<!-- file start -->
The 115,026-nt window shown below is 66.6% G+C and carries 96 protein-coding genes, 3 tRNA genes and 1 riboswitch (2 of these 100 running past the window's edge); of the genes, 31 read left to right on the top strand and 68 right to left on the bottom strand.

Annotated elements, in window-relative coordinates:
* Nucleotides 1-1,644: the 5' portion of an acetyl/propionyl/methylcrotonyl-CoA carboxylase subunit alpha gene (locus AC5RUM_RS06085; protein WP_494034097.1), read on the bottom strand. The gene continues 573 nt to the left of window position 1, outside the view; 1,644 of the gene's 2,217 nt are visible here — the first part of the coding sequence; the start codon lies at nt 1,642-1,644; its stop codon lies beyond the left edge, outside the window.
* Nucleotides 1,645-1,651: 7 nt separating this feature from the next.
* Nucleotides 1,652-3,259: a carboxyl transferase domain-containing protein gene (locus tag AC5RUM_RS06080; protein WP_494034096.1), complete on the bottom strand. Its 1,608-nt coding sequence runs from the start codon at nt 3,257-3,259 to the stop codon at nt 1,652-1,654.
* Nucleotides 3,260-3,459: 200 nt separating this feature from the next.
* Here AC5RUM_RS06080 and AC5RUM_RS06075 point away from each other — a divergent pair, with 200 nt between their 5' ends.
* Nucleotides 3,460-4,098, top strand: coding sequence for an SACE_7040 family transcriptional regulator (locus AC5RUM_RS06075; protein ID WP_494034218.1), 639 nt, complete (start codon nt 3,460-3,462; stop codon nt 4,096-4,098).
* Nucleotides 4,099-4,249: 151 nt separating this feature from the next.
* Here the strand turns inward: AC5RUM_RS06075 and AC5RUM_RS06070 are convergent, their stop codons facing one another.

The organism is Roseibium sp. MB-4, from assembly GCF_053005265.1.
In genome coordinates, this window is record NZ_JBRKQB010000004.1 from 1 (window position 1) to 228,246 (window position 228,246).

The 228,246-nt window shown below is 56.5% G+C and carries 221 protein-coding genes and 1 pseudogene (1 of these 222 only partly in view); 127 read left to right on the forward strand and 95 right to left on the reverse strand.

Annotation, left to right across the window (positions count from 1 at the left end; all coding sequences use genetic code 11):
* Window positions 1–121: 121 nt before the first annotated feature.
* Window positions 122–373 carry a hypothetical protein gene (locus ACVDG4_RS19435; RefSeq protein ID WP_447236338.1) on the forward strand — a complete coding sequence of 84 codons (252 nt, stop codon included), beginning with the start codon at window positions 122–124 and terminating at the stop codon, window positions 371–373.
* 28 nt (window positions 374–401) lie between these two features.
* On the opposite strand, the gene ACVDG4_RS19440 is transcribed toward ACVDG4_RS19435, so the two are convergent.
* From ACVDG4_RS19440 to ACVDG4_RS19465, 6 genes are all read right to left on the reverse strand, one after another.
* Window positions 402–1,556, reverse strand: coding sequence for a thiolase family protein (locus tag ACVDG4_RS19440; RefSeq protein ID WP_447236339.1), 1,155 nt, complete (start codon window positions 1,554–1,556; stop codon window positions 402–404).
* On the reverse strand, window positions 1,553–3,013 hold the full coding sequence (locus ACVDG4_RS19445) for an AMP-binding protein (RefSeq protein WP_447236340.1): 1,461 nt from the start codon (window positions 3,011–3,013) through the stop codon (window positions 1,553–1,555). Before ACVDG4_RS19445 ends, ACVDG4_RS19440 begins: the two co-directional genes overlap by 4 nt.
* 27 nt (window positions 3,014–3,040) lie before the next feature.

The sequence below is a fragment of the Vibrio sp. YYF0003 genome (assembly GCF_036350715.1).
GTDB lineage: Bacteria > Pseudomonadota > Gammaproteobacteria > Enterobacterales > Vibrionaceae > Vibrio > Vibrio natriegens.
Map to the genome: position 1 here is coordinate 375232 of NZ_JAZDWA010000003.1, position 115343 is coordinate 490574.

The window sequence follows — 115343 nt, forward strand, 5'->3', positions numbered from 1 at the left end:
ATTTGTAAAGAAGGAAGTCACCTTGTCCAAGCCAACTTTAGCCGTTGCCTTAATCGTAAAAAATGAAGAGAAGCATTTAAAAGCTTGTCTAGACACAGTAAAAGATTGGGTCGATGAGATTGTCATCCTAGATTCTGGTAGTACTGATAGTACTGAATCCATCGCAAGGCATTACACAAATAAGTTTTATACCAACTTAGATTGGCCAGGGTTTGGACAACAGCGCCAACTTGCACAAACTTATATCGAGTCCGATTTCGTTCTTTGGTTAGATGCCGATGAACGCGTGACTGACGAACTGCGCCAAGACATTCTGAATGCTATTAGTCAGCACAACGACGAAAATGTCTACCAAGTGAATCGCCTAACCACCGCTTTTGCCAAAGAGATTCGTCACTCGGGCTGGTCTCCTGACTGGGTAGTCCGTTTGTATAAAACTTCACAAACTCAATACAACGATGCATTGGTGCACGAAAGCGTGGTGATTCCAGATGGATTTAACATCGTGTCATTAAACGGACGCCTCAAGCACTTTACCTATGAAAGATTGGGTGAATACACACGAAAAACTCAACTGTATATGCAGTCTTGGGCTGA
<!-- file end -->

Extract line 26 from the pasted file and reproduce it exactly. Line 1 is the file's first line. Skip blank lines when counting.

The window sequence follows — 115343 nt, forward strand, 5'->3', positions numbered from 1 at the left end: